Archival Photo 2
First Name

Donald

Birth City, State, Country

Kansas City

HM ID

JAC07

Favorite Season

None

State

Kansas

Favorite Vacation Destination

Mountains

Favorite Quote

He who travels fastest travels alone.

Bio Photo
Speakers Bureau Region State

Kansas

Birth Date

8/17/1926

Birth Place Term
Speakers Bureau Region City

Wichita

Country

United States

Favorite Food

None

Death Date

2/21/2018

Short Description

Veterinarian Dr. Donald E. Jackson (1926 - 2018 ) opened his All Pets Clinic in Wichita, Kansas, in 1957. This small animal hospital treated cats, dogs and other pets and remained busy until Jackson retired in 2001. Civic minded and committed to youth, Jackson volunteered for the Boy Scouts of America, serving as a scout leader and a district representative judging eagle scout candidates.

Favorite Color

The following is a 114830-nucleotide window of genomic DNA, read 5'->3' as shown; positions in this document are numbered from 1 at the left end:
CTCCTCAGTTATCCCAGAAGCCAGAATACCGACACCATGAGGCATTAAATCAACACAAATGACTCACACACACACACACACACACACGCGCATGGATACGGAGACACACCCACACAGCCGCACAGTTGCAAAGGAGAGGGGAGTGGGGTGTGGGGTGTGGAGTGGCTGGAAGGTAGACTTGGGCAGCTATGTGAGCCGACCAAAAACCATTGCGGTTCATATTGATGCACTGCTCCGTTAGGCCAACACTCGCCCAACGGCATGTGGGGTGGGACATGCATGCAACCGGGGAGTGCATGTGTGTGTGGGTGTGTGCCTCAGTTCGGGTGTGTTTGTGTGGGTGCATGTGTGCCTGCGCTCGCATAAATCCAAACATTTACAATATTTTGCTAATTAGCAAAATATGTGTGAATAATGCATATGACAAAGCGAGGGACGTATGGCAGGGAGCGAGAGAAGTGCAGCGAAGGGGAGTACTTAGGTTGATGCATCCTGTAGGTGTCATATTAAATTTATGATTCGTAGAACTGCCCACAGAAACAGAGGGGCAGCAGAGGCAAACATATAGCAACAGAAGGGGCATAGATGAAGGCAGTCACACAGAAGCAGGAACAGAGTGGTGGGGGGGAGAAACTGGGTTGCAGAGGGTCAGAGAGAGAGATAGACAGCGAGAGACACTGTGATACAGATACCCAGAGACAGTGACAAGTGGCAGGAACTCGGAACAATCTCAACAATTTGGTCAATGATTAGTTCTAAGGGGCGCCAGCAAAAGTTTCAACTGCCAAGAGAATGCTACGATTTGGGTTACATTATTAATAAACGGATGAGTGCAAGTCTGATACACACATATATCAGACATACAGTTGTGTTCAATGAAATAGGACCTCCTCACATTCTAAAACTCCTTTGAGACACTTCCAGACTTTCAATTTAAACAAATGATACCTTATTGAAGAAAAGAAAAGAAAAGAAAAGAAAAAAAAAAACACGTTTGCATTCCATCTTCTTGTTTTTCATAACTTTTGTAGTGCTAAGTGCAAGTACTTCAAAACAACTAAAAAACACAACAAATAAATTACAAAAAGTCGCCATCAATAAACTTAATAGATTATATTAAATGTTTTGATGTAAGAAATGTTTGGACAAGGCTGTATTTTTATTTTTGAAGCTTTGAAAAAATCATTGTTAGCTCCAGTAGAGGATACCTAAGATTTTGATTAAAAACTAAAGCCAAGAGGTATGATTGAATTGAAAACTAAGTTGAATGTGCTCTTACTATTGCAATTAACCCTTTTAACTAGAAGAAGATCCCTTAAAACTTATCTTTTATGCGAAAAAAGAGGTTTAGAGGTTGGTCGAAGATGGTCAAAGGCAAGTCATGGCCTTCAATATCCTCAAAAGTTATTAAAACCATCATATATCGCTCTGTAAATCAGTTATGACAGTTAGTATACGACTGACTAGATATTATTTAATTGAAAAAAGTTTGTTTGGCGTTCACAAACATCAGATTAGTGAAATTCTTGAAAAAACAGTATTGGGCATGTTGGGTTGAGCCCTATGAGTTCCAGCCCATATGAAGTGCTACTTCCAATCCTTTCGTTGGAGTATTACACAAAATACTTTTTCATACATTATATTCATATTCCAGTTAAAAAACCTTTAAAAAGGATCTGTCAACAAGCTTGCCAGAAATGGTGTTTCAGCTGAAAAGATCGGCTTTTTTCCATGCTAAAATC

Blue

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DAStories

Tape: 1 Story: 1 - Slating of Donald Jackson interview

Tape: 1 Story: 2 - Donald Jackson's favorites

Tape: 1 Story: 3 - Donald Jackson discusses his parents' backgrounds

Tape: 1 Story: 4 - Donald Jackson remembers his ancestors

Tape: 1 Story: 5 - Donald Jackson shares memories from his childhood

Tape: 1 Story: 6 - Donald Jackson details life in the Kansas City, Kansas of his childhood

Tape: 1 Story: 7 - Donald Jackson describes his childhood personality

Tape: 1 Story: 8 - Donald Jackson recalls his early interest in airplanes

Tape: 1 Story: 9 - Donald Jackson discusses his early athletic career

Tape: 2 Story: 1 - Donald Jackson discusses the state of education during his youth

Tape: 2 Story: 2 - Donald Jackson describes his tenure in the Army

Tape: 2 Story: 3 - Donald Jackson explains his pursuit of veterinary medicine

Tape: 2 Story: 4 - Donald Jackson describes his experience in veterinary school at Kansas State University

Tape: 2 Story: 5 - Donald Jackson describes his career as a veterinarian

Tape: 3 Story: 1 - Donald Jackson describes changes in veterinary medicine

Tape: 3 Story: 2 - Donald Jackson discusses issues in pet care

Tape: 3 Story: 3 - Donald Jackson discusses dogfights

Tape: 3 Story: 4 - Donald Jackson considers the practice of cropping the ears and tails of certain dogs